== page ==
Interactive movie , 8’, 5.1 sound
Null Island is located at 0°N 0°E, where the prime meridian and the equator cross. The location is marked by a buoy in the Atlantic. This hypothetical place exists only in mathematics and cartography: it was created so that other places could be indexed on a map.
At a weather station in Antarctica, a scientist and a robot talk to each other. In Letícia Ramos’s Null Island, science is the backdrop to a story that speaks of isolation and loneliness. We follow the scientist’s perception of a strange phenomenon that appears in the polar landscape: a metallic sphere that cannot be captured by cameras and is visible only to the organic eyes of humans and animals. The robot – a form of artificial intelligence that controls the cameras and has been living there for a long time – cannot detect the sphere and this disagreement about what is being seen triggers more subjective and existential conversations between scientist and robot. The temporality in Null Island is fluid, going back-and-forth; present and past refers to a hypothetical future that depends on the viewer’s interactive choices. The current time appears in the work through data produced by a live streaming seismograph, telling us about the state of the ground where we live.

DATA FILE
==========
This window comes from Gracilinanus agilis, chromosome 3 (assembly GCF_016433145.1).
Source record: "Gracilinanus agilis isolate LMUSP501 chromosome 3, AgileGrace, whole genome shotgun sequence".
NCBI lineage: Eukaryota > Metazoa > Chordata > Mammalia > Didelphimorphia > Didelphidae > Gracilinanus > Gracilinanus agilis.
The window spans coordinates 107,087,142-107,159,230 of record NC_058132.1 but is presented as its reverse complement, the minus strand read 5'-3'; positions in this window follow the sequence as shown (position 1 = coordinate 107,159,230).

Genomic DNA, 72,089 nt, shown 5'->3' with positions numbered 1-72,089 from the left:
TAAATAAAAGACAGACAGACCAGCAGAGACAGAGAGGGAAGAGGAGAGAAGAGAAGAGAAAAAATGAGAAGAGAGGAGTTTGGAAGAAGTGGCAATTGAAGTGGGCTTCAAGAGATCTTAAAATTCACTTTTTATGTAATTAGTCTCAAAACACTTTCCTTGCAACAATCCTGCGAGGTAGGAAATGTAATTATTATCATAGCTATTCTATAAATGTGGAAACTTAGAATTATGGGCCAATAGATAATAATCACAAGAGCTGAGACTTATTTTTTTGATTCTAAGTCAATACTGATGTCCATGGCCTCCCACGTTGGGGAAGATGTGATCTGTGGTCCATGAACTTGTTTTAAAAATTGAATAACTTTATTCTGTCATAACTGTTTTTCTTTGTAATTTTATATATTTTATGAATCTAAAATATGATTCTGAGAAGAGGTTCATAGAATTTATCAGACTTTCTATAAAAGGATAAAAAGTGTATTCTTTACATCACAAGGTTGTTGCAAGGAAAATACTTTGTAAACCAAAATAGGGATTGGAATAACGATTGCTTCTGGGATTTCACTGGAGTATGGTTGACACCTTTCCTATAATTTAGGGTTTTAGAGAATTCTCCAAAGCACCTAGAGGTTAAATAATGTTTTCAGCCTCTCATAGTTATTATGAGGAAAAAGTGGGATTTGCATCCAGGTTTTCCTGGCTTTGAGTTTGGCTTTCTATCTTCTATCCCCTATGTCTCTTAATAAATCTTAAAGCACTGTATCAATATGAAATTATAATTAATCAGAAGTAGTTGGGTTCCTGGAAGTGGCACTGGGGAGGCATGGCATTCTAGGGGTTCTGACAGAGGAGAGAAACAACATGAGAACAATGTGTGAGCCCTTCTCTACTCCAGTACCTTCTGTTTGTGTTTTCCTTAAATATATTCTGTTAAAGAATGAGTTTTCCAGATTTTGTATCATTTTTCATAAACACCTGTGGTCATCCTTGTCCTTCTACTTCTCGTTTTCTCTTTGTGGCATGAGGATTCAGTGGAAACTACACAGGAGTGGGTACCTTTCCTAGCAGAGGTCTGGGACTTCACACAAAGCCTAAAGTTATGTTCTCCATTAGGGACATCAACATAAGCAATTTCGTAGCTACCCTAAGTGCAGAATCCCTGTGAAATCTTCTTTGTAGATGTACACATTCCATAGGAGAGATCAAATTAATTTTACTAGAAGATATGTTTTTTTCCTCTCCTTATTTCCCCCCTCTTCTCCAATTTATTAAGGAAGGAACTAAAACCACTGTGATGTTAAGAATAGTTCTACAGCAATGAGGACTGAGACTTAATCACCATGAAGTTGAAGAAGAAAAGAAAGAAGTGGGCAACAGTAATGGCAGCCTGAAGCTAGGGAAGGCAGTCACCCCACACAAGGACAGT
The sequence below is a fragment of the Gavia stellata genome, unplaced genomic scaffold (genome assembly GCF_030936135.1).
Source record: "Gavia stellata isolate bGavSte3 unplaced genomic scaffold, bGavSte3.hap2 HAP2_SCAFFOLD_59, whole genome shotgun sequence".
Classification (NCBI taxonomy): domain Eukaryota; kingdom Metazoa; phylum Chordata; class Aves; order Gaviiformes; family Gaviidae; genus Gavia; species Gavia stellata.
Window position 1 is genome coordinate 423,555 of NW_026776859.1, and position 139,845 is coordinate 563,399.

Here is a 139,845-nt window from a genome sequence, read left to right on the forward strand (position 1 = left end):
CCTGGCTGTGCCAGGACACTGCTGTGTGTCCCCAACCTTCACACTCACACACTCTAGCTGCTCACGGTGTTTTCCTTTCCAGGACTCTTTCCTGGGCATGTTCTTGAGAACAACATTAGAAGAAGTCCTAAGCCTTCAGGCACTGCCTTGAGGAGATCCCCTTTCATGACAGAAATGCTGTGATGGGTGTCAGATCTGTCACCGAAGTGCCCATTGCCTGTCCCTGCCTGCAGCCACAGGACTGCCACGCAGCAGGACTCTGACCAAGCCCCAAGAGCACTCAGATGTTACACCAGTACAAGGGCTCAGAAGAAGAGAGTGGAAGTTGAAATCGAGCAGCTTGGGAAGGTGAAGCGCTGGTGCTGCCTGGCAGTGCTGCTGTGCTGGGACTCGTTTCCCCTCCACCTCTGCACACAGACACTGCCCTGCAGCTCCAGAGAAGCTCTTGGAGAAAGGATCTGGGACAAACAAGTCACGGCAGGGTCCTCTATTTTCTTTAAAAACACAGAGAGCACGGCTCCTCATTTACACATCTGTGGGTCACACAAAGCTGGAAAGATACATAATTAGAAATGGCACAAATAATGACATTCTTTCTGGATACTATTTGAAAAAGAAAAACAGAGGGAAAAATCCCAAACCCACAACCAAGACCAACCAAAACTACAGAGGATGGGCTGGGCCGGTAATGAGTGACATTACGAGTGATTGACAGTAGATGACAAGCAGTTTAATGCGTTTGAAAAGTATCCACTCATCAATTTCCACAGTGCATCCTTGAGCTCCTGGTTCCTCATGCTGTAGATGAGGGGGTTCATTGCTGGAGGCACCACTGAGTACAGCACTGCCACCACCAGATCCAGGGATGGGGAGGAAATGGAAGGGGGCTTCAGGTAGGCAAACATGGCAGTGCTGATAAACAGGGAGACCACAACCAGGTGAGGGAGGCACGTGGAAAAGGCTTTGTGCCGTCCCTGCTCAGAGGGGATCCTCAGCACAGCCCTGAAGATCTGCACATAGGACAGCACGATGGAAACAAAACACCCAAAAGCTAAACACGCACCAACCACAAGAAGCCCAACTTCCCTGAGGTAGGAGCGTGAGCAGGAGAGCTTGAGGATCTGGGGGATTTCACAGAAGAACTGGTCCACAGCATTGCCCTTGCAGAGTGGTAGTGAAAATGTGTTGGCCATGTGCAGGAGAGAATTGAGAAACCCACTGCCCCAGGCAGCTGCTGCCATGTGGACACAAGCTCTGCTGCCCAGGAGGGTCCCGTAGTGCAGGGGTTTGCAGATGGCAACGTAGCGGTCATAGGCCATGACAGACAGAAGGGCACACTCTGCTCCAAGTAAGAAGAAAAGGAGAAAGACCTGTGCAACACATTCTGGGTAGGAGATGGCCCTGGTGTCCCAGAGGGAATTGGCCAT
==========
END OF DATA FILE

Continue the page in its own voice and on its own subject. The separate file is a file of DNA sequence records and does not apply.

Null Island was constructed using appropriated images from webcams located in the Dark Sector of the Amundsen-Scott South Pole Station in Antarctica. There, live cameras provide one photograph every 90 seconds, which Ramos spent months capturing and then compiling into a stop motion animation. The natural phenomena that occurred in the landscape were then condensed: hours of film turned into seconds, revealing natural phenomena that would be invisible to the human eye because of the extended temporality. Null Island also contains footage taken by Ramos in Antarctica, together with images produced with models in her studio in São Paulo during the lockdown.